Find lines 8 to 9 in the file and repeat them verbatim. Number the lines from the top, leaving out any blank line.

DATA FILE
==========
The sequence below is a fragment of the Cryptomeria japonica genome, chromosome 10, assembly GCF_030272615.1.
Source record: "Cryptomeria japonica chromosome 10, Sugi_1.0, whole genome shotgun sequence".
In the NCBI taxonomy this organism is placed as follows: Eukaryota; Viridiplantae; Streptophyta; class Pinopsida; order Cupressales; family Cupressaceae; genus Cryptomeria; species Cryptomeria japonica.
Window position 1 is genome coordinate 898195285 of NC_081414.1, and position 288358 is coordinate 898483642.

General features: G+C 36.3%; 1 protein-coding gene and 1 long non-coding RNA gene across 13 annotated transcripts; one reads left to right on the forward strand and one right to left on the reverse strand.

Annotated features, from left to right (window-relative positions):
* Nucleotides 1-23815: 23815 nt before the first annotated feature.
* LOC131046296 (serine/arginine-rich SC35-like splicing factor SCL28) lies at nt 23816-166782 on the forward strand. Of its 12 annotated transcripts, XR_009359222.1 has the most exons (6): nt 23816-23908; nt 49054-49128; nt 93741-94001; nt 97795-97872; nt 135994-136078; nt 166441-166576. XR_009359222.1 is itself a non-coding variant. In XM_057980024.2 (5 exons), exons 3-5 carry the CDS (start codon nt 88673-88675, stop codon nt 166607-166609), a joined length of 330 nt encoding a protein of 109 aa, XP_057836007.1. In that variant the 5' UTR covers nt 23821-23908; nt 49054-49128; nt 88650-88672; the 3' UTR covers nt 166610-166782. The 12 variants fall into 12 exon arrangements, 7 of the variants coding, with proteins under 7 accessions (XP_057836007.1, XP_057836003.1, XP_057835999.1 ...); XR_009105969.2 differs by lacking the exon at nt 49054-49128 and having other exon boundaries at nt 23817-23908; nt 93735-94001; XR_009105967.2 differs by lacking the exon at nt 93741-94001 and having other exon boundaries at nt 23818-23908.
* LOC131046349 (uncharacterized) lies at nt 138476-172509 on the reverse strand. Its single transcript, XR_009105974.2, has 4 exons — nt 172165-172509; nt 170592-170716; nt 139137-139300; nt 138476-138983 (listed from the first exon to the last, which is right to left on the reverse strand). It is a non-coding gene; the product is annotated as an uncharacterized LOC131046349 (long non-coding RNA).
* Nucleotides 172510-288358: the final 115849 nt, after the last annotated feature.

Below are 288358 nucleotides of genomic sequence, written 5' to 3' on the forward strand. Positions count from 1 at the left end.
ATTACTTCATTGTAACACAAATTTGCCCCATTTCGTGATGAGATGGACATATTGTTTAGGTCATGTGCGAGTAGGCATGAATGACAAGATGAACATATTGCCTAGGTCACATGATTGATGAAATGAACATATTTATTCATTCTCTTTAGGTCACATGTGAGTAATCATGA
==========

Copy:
* LOC131046296 (serine/arginine-rich SC35-like splicing factor SCL28) lies at nt 23816-166782 on the forward strand. Of its 12 annotated transcripts, XR_009359222.1 has the most exons (6): nt 23816-23908; nt 49054-49128; nt 93741-94001; nt 97795-97872; nt 135994-136078; nt 166441-166576. XR_009359222.1 is itself a non-coding variant. In XM_057980024.2 (5 exons), exons 3-5 carry the CDS (start codon nt 88673-88675, stop codon nt 166607-166609), a joined length of 330 nt encoding a protein of 109 aa, XP_057836007.1. In that variant the 5' UTR covers nt 23821-23908; nt 49054-49128; nt 88650-88672; the 3' UTR covers nt 166610-166782. The 12 variants fall into 12 exon arrangements, 7 of the variants coding, with proteins under 7 accessions (XP_057836007.1, XP_057836003.1, XP_057835999.1 ...); XR_009105969.2 differs by lacking the exon at nt 49054-49128 and having other exon boundaries at nt 23817-23908; nt 93735-94001; XR_009105967.2 differs by lacking the exon at nt 93741-94001 and having other exon boundaries at nt 23818-23908.
* LOC131046349 (uncharacterized) lies at nt 138476-172509 on the reverse strand. Its single transcript, XR_009105974.2, has 4 exons — nt 172165-172509; nt 170592-170716; nt 139137-139300; nt 138476-138983 (listed from the first exon to the last, which is right to left on the reverse strand). It is a non-coding gene; the product is annotated as an uncharacterized LOC131046349 (long non-coding RNA).